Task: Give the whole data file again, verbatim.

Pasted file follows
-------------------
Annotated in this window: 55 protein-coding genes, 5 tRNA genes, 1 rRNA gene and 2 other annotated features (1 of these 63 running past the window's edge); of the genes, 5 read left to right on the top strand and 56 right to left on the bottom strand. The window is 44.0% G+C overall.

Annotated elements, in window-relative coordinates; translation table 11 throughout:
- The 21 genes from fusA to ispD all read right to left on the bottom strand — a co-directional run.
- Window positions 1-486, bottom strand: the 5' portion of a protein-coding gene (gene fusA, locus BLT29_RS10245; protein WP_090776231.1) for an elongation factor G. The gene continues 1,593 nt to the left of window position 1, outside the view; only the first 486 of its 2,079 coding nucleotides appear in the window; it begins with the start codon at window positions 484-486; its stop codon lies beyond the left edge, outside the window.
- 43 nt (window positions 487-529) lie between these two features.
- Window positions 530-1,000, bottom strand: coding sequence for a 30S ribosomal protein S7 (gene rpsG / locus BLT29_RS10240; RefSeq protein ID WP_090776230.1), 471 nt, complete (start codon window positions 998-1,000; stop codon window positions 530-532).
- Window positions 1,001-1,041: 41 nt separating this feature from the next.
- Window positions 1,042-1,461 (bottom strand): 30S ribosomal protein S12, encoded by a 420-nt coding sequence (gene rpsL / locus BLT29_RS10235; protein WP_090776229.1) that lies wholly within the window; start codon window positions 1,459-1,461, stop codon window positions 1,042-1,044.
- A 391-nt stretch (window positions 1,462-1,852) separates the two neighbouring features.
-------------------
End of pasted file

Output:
Annotated in this window: 55 protein-coding genes, 5 tRNA genes, 1 rRNA gene and 2 other annotated features (1 of these 63 running past the window's edge); of the genes, 5 read left to right on the top strand and 56 right to left on the bottom strand. The window is 44.0% G+C overall.

Annotated elements, in window-relative coordinates; translation table 11 throughout:
- The 21 genes from fusA to ispD all read right to left on the bottom strand — a co-directional run.
- Window positions 1-486, bottom strand: the 5' portion of a protein-coding gene (gene fusA, locus BLT29_RS10245; protein WP_090776231.1) for an elongation factor G. The gene continues 1,593 nt to the left of window position 1, outside the view; only the first 486 of its 2,079 coding nucleotides appear in the window; it begins with the start codon at window positions 484-486; its stop codon lies beyond the left edge, outside the window.
- 43 nt (window positions 487-529) lie between these two features.
- Window positions 530-1,000, bottom strand: coding sequence for a 30S ribosomal protein S7 (gene rpsG / locus BLT29_RS10240; RefSeq protein ID WP_090776230.1), 471 nt, complete (start codon window positions 998-1,000; stop codon window positions 530-532).
- Window positions 1,001-1,041: 41 nt separating this feature from the next.
- Window positions 1,042-1,461 (bottom strand): 30S ribosomal protein S12, encoded by a 420-nt coding sequence (gene rpsL / locus BLT29_RS10235; protein WP_090776229.1) that lies wholly within the window; start codon window positions 1,459-1,461, stop codon window positions 1,042-1,044.
- A 391-nt stretch (window positions 1,462-1,852) separates the two neighbouring features.